Henry Howard, earl of Surrey (1517?-1547)
A Praise of His Love
Wherein He Reproveth Them That Compare Their Ladies With His
1Give place, ye lovers, here before
2That spent your boasts and brags in vain;
3My lady's beauty passeth more
4The best of yours, I dare well sayn,
5Than doth the sun the candle-light,
6Or brightest day the darkest night.
7And thereto hath a troth as just
8As had Penelope the fair;
9For what she saith, ye may it trust,
10As it by writing sealed were;
11And virtues hath she many mo
12Than I with pen have skill to show.
13I could rehearse, if that I wold,
14The whole effect of Nature's plaint,
15When she had lost the perfit mould,
16The like to whom she could not paint;
17With wringing hands, how she did cry,
18And what she said, I know it, I.
19I know she swore with raging mind,
20Her kingdom only set apart,
21There was no loss by law of kind,
22That could have gone so near her heart;
23And this was chiefly all her pain;
24She could not make the like again.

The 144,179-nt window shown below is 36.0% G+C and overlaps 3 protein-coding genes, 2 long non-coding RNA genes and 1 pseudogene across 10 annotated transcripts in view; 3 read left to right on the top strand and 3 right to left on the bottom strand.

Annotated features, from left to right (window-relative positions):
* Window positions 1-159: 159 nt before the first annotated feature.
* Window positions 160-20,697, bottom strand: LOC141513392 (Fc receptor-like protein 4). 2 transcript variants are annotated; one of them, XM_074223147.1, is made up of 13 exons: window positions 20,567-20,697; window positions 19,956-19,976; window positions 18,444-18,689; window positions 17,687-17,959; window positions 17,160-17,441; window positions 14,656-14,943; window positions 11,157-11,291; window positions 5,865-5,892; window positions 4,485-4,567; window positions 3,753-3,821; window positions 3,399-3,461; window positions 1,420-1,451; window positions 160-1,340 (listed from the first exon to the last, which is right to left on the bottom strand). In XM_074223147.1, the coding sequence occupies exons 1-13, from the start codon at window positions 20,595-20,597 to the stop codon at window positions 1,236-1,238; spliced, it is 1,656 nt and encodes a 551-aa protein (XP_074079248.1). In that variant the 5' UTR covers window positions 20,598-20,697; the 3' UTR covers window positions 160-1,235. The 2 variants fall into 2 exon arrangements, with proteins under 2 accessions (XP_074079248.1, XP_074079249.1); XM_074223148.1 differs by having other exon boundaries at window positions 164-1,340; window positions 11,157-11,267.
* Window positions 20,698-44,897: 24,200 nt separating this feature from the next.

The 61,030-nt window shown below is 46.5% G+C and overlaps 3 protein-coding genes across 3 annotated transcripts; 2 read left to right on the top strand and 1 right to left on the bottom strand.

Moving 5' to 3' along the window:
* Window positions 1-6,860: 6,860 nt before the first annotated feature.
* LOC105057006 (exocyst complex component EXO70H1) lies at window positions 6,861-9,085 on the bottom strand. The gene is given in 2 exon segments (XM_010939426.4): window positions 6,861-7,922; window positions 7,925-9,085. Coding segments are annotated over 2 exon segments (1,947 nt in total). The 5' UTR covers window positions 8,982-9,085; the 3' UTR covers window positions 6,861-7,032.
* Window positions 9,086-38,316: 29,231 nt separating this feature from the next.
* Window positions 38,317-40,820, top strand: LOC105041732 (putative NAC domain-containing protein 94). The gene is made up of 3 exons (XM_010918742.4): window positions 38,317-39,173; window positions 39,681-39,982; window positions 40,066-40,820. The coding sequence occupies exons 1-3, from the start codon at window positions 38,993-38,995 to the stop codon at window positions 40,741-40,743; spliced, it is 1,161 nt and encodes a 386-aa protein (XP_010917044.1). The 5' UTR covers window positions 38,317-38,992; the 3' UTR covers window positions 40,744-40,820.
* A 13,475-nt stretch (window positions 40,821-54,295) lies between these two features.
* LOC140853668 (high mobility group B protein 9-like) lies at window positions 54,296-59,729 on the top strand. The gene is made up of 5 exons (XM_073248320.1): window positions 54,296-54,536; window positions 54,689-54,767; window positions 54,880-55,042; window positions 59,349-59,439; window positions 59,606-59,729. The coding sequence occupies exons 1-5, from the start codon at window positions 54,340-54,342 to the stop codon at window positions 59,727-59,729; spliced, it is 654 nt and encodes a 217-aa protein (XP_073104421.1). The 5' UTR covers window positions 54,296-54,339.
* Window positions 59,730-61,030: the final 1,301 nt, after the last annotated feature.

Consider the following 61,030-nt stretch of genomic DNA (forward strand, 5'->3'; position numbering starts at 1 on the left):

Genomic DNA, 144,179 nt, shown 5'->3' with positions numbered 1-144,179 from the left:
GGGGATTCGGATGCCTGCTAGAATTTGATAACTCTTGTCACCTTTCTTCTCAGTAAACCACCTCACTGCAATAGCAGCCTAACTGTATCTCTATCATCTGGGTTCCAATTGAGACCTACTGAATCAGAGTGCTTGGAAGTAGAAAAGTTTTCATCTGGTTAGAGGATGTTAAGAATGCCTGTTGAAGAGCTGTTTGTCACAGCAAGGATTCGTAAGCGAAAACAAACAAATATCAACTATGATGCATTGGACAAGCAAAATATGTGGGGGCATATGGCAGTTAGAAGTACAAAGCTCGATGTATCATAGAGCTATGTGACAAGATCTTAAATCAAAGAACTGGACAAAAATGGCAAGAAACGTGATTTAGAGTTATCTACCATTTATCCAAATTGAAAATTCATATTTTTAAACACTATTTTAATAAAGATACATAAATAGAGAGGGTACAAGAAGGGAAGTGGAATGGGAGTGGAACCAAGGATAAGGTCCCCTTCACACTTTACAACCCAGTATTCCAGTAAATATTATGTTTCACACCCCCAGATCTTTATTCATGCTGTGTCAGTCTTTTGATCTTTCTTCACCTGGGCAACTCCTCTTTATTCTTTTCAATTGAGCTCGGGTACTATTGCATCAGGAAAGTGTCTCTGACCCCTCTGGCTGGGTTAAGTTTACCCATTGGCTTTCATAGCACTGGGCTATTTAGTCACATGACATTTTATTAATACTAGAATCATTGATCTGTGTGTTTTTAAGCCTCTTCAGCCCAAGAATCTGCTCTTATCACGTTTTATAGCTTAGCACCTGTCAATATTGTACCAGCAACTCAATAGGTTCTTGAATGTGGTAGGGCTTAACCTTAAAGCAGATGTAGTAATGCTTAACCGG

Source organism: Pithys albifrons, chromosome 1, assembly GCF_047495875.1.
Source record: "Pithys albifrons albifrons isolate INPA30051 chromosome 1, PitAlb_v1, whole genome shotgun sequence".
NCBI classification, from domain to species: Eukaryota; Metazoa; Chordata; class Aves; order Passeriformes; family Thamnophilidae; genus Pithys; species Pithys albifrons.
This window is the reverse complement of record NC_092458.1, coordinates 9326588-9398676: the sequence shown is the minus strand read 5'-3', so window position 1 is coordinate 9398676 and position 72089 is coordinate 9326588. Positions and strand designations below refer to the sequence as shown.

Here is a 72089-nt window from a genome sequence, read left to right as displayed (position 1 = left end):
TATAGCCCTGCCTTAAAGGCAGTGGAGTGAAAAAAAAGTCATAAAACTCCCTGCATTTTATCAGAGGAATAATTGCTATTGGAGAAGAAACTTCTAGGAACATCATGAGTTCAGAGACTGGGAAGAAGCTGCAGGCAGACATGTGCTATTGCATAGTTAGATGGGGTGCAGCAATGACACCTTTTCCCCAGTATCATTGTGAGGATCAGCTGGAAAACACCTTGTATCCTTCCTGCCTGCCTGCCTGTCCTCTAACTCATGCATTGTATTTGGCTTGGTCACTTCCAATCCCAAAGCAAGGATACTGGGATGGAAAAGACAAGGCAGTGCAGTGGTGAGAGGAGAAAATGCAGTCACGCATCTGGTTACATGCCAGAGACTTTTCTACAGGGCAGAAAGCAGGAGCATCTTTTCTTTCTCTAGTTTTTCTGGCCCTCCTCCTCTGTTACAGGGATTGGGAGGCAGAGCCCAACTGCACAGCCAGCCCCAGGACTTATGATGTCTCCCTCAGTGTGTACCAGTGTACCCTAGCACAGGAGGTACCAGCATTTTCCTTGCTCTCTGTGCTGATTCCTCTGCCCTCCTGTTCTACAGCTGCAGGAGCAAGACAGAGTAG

25Sith Nature thus gave her the praise,
26To be the chiefest work she wrought;
27In faith, methink, some better ways
28On your behalf might well be sought,
29Than to compare, as ye have done,
30To match the candle with the sun.
7] troth: truth, honour, trustworthiness.
8] Penelope: wife of Ulysses and classic illustration of domestic faithfulness.
11] mo: more.
21] kind: nature.
Online text copyright © 2003, Ian Lancashire for the Department
of English, University of Toronto.
Published by the Web Development Group, Information Technology Services,
University of Toronto Libraries.
Original text: Songes and Sonettes (London: R. Tottel, 1557). Facs. edn. (Leeds: Scolar, 1966). PR 1205 T6 1966 Victoria College Library
First publication date:
RPO poem editor: N. J. Endicott
RP edition: 2RP 1.89.
Recent editing: 4:2002/5/29
Other poems by Henry Howard, earl of Surrey